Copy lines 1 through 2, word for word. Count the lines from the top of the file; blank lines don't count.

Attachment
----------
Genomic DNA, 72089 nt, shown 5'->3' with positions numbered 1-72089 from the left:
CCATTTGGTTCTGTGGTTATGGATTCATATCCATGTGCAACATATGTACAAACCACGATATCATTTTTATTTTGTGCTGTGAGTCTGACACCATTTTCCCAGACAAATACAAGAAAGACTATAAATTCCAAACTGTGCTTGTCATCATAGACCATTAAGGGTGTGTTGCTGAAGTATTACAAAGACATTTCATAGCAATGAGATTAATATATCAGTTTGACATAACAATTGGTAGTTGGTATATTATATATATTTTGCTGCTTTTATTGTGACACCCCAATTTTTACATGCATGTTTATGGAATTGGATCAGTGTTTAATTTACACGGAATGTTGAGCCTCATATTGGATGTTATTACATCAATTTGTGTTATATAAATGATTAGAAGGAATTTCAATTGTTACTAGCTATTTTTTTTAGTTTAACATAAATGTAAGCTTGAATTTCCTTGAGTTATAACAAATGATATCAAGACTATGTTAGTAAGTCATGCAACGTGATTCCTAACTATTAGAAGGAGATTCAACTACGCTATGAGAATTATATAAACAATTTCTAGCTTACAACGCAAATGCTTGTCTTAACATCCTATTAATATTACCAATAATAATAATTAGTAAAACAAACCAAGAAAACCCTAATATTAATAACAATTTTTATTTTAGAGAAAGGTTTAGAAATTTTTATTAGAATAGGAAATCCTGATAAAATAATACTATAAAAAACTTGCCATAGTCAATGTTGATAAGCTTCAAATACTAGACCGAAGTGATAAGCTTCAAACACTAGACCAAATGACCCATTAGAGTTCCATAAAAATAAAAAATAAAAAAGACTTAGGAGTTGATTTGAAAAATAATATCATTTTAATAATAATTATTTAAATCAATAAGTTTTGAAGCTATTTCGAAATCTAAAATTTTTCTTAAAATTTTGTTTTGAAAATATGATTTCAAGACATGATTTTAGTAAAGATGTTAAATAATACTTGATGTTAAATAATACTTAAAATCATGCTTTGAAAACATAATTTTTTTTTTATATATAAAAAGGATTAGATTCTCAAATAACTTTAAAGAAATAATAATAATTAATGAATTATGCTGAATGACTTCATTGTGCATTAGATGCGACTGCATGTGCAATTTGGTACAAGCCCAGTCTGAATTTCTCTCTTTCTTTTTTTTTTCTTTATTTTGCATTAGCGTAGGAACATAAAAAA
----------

Genomic DNA, 72089 nt, shown 5'->3' with positions numbered 1-72089 from the left:
CCATTTGGTTCTGTGGTTATGGATTCATATCCATGTGCAACATATGTACAAACCACGATATCATTTTTATTTTGTGCTGTGAGTCTGACACCATTTTCCCAGACAAATACAAGAAAGACTATAAATTCCAAACTGTGCTTGTCATCATAGACCATTAAGGGTGTGTTGCTGAAGTATTACAAAGACATTTCATAGCAATGAGATTAATATATCAGTTTGACATAACAATTGGTAGTTGGTATATTATATATATTTTGCTGCTTTTATTGTGACACCCCAATTTTTACATGCATGTTTATGGAATTGGATCAGTGTTTAATTTACACGGAATGTTGAGCCTCATATTGGATGTTATTACATCAATTTGTGTTATATAAATGATTAGAAGGAATTTCAATTGTTACTAGCTATTTTTTTTAGTTTAACATAAATGTAAGCTTGAATTTCCTTGAGTTATAACAAATGATATCAAGACTATGTTAGTAAGTCATGCAACGTGATTCCTAACTATTAGAAGGAGATTCAACTACGCTATGAGAATTATATAAACAATTTCTAGCTTACAACGCAAATGCTTGTCTTAACATCCTATTAATATTACCAATAATAATAATTAGTAAAACAAACCAAGAAAACCCTAATATTAATAACAATTTTTATTTTAGAGAAAGGTTTAGAAATTTTTATTAGAATAGGAAATCCTGATAAAATAATACTATAAAAAACTTGCCATAGTCAATGTTGATAAGCTTCAAATACTAGACCGAAGTGATAAGCTTCAAACACTAGACCAAATGACCCATTAGAGTTCCATAAAAATAAAAAATAAAAAAGACTTAGGAGTTGATTTGAAAAATAATATCATTTTAATAATAATTATTTAAATCAATAAGTTTTGAAGCTATTTCGAAATCTAAAATTTTTCTTAAAATTTTGTTTTGAAAATATGATTTCAAGACATGATTTTAGTAAAGATGTTAAATAATACTTGATGTTAAATAATACTTAAAATCATGCTTTGAAAACATAATTTTTTTTTTATATATAAAAAGGATTAGATTCTCAAATAACTTTAAAGAAATAATAATAATTAATGAATTATGCTGAATGACTTCATTGTGCATTAGATGCGACTGCATGTGCAATTTGGTACAAGCCCAGTCTGAATTTCTCTCTTTCTTTTTTTTTTCTTTATTTTGCATTAGCGTAGGAACATAAAAAA